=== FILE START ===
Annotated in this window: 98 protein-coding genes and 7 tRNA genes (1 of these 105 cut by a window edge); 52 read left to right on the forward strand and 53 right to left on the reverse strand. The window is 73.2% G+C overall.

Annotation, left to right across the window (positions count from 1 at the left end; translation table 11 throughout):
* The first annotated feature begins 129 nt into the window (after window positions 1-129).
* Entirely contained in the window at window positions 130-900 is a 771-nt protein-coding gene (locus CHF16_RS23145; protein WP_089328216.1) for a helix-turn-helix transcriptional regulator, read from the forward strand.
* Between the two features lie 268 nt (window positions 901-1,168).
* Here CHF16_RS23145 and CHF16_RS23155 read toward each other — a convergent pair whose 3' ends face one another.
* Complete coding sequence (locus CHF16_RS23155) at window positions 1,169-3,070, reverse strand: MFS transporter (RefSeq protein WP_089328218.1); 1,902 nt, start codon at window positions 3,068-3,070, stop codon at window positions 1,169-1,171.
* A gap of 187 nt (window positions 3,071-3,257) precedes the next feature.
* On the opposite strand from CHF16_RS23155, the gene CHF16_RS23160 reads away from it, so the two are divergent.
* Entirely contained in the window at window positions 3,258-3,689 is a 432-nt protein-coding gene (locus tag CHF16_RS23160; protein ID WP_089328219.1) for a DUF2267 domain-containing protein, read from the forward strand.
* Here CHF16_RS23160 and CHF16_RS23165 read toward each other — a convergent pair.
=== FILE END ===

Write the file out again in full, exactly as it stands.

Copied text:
Annotated in this window: 98 protein-coding genes and 7 tRNA genes (1 of these 105 cut by a window edge); 52 read left to right on the forward strand and 53 right to left on the reverse strand. The window is 73.2% G+C overall.

Annotation, left to right across the window (positions count from 1 at the left end; translation table 11 throughout):
* The first annotated feature begins 129 nt into the window (after window positions 1-129).
* Entirely contained in the window at window positions 130-900 is a 771-nt protein-coding gene (locus CHF16_RS23145; protein WP_089328216.1) for a helix-turn-helix transcriptional regulator, read from the forward strand.
* Between the two features lie 268 nt (window positions 901-1,168).
* Here CHF16_RS23145 and CHF16_RS23155 read toward each other — a convergent pair whose 3' ends face one another.
* Complete coding sequence (locus CHF16_RS23155) at window positions 1,169-3,070, reverse strand: MFS transporter (RefSeq protein WP_089328218.1); 1,902 nt, start codon at window positions 3,068-3,070, stop codon at window positions 1,169-1,171.
* A gap of 187 nt (window positions 3,071-3,257) precedes the next feature.
* On the opposite strand from CHF16_RS23155, the gene CHF16_RS23160 reads away from it, so the two are divergent.
* Entirely contained in the window at window positions 3,258-3,689 is a 432-nt protein-coding gene (locus tag CHF16_RS23160; protein ID WP_089328219.1) for a DUF2267 domain-containing protein, read from the forward strand.
* Here CHF16_RS23160 and CHF16_RS23165 read toward each other — a convergent pair.